Wake Up and Smell The GMOs!
By now we have all heard about how dangerous GMOs, processed food, gluten, and pretty much all food products are terrible for us. There are so many scary stories and urban legends out there, you’d think we were still living in the days of Sinclair’s The Jungle.
Here’s the truth: bad things do happen and there are companies out there (*ahem* Monsanto *ahem*) that care more about their bottom line than making sure that the food they mass produce is healthy enough for consumption.
Here’s the other truth: there are lots of people out there who are working very hard to keep these companies from making us sick and holding those who do accountable.
Because no company wants to be labeled as “another Monsanto,” companies are quick to jump on to the “all natural” and “organic” bandwagons, swapping out harmful chemicals in favor of natural replacements. Unfortunately, a lot of the time these changes do more harm than good. Why? Because the replacement ingredient might not be better for people than the original (or natural at all) but by labeling it as natural or organic, people are more apt to trust it without questioning. As you can imagine, this has led to quite a few problems.
For example, Whole Foods is facing a class action suit because, it turns out, some of the products the company was labeling as “all natural” actually contained a synthetic leavening agent named “sodium acid pyrophosphate.” The company claims that it should be exempt from persecution for this because the laws regarding food labeling vary from state to state, but a judge overruled the objection.
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In 2014, General Mills settled a similar suit.
Another good example is the suit against a bevy of baby and children’s food producers in California. The Environmental Law Foundation found that a lot of children’s food contained harmful amounts of lead. Working with the ELF, law firm Baron and Budd has filed a Notice of Violation, naming the companies that have violated California’s Proposition 65–a law that requires companies to warn consumers of their products about the presence of harmful substances, like the aforementioned lead.
So what are you supposed to do? How are you supposed to keep your family healthy and away from all of those harmful and gross chemicals?
First, understand that almost everything you eat has been genetically modified. While it’s good to want to know exactly what is in your food, labeling something as “genetically modified” doesn’t necessarily mean that it is bad. Crops of every stripe have been bred over time to be healthier, to produce more seeds, to withstand extreme weather conditions, to produce ingredients that last longer, to look better in stores, etc. Understand what harmful genetic modification is and what is a scare tactic used to drive sales away from and toward specific companies.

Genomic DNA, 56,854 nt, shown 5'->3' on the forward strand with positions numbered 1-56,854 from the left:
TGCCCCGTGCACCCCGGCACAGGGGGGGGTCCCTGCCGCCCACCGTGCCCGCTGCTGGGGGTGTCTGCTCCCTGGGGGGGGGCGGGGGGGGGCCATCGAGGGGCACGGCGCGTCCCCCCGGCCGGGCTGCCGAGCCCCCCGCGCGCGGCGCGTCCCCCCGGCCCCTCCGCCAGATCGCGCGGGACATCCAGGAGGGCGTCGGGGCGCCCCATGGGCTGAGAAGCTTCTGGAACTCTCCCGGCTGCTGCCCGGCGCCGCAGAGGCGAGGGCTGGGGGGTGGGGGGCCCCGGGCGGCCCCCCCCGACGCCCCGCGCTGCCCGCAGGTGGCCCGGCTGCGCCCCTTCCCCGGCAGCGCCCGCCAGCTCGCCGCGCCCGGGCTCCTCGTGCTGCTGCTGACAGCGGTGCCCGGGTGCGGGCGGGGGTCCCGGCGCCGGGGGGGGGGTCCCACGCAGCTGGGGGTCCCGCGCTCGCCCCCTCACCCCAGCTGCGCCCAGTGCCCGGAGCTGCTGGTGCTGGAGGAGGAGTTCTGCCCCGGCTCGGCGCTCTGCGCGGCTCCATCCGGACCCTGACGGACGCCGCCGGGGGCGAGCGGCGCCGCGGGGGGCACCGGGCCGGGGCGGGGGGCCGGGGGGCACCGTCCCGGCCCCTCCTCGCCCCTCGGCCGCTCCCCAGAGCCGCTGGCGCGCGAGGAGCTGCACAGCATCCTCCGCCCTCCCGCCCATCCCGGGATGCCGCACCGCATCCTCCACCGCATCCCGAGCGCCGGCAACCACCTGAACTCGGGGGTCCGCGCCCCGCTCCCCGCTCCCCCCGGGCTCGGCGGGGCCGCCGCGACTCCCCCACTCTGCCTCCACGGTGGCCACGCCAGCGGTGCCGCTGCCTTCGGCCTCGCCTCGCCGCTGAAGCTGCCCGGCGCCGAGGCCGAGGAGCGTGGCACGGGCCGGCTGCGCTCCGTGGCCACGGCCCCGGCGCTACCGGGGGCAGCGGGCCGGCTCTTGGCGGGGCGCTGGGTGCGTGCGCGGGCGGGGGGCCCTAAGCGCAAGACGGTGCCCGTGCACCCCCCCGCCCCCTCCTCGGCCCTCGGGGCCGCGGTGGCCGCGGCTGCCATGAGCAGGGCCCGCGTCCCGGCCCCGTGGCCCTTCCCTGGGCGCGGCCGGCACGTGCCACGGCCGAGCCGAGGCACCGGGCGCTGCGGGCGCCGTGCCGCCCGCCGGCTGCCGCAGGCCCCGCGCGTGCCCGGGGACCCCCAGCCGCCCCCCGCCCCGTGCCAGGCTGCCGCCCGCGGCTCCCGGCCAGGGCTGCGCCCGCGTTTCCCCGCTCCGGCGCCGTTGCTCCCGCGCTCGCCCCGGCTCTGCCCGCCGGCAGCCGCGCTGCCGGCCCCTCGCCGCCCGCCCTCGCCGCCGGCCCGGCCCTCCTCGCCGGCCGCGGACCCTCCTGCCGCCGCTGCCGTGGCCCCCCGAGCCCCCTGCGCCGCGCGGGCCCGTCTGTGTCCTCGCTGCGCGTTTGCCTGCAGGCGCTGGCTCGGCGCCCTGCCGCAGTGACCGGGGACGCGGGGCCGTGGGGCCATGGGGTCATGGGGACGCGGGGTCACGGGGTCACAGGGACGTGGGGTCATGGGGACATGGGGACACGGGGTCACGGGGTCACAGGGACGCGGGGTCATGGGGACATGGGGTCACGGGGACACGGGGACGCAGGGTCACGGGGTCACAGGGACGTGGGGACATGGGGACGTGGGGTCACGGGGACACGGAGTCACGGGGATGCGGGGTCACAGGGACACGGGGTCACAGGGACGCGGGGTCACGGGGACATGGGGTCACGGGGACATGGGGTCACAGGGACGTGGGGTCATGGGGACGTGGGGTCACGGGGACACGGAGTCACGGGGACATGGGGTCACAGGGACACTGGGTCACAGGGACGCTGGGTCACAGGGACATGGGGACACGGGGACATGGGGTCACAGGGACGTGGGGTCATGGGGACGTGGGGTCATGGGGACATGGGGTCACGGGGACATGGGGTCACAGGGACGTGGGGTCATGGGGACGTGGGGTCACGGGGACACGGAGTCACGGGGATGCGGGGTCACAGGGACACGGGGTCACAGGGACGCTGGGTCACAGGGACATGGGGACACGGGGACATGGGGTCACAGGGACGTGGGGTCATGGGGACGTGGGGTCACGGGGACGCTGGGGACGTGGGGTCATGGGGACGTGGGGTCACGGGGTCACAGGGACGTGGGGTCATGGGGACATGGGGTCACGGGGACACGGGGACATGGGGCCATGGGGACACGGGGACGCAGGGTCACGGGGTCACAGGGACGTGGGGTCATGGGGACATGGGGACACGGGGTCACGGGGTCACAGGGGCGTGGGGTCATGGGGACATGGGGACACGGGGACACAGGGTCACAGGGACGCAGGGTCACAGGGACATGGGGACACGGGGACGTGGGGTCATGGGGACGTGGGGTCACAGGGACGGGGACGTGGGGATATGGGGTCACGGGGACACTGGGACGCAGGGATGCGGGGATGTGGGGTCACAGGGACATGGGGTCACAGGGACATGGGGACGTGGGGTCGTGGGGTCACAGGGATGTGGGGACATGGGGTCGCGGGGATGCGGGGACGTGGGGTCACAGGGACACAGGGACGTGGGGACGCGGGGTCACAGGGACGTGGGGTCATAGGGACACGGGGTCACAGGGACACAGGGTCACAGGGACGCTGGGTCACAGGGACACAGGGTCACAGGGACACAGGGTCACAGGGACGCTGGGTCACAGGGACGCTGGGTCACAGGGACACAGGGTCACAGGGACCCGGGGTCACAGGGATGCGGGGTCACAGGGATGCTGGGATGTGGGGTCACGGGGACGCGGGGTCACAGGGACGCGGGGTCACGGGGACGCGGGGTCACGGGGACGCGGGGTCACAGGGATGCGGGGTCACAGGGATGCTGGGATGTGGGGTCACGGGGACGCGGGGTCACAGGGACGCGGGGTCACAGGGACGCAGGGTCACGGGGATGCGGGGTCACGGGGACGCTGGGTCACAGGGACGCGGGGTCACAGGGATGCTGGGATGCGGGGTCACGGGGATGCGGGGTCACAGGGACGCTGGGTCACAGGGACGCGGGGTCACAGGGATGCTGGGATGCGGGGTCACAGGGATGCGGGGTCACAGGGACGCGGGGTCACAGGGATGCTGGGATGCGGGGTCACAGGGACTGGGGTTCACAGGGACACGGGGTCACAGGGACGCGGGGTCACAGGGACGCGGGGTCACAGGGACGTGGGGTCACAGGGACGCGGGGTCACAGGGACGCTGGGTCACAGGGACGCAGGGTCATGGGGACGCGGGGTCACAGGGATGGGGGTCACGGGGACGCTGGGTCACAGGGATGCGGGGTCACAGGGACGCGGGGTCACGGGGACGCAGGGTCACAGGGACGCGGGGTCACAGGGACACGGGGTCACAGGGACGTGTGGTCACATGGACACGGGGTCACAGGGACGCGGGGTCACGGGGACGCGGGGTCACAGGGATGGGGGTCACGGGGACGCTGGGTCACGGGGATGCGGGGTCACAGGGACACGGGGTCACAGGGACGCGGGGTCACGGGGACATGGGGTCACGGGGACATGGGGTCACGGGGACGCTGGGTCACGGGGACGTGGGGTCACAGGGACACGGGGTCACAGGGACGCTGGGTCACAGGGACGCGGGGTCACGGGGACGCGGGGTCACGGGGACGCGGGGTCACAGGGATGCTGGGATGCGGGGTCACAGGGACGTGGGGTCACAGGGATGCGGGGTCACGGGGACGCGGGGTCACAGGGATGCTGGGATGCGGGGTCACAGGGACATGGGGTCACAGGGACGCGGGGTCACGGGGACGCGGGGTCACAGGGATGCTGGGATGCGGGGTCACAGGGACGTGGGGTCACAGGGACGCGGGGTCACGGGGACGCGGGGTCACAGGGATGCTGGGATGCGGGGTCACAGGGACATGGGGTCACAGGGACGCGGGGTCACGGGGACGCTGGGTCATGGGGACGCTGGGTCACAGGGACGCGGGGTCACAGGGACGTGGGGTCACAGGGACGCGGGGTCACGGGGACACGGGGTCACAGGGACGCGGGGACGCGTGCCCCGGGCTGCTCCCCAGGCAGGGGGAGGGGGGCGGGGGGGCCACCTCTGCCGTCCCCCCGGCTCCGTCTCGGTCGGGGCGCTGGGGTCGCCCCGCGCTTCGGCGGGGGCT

While you’re at it, learn about the pharmaceuticals involved in producing the food you buy at the store. For example, you might grab the “anti-biotic free” milk because it seems like the right thing to do, but what does that actually mean? What does it mean for meat to be free of hormones and anti-biotics?
Learn as much as you can about how food is manufactured and produced. Work with companies that use humane methods of producing their products. This means making sure that, in addition to actually organic and natural ingredients being used in your food, the working conditions in the manufacturing plants and factories are good.
Grow and make as much of your own as possible. Seriously! The only way to truly know what is in your food is to make it yourself. It is possible to grow your own herbs, spices, veggies and even fruits. Even if you’re dealing with limited space, you can join a community garden and plant your food there. Or, if gardening and harvesting aren’t really your thing, join a CSA. Work with local farms that you can actually visit to see how things are planted, tended and harvested before they get to your table. If you are an omnivore, work with a local butcher shop to get your meat. Don’t just buy whatever has been shrink wrapped at the store.
The point is: aiming at natural and organic is good. It’s important to not put anything synthetic into your body unless you absolutely have to. At the same time, know that you can’t always trust labels. You have to do your own research. Educate yourself so that you’re less likely to buy into labels, branding and marketing. And if you find something bad, report it!